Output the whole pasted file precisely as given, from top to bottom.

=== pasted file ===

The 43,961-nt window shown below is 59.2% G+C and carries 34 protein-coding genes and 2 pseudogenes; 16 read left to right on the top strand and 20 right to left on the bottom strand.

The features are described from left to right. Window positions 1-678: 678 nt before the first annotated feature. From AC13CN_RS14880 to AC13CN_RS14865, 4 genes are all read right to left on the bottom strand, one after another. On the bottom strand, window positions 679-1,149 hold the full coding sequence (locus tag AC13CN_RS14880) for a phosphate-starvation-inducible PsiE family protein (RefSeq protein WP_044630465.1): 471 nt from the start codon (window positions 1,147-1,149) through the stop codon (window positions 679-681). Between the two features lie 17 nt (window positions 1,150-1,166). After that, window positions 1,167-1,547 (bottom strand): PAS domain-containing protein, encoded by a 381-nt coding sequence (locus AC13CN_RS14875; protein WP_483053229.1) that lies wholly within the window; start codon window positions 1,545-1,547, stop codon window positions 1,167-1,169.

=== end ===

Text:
The 43,961-nt window shown below is 59.2% G+C and carries 34 protein-coding genes and 2 pseudogenes; 16 read left to right on the top strand and 20 right to left on the bottom strand.

The features are described from left to right. Window positions 1-678: 678 nt before the first annotated feature. From AC13CN_RS14880 to AC13CN_RS14865, 4 genes are all read right to left on the bottom strand, one after another. On the bottom strand, window positions 679-1,149 hold the full coding sequence (locus tag AC13CN_RS14880) for a phosphate-starvation-inducible PsiE family protein (RefSeq protein WP_044630465.1): 471 nt from the start codon (window positions 1,147-1,149) through the stop codon (window positions 679-681). Between the two features lie 17 nt (window positions 1,150-1,166). After that, window positions 1,167-1,547 (bottom strand): PAS domain-containing protein, encoded by a 381-nt coding sequence (locus AC13CN_RS14875; protein WP_483053229.1) that lies wholly within the window; start codon window positions 1,545-1,547, stop codon window positions 1,167-1,169.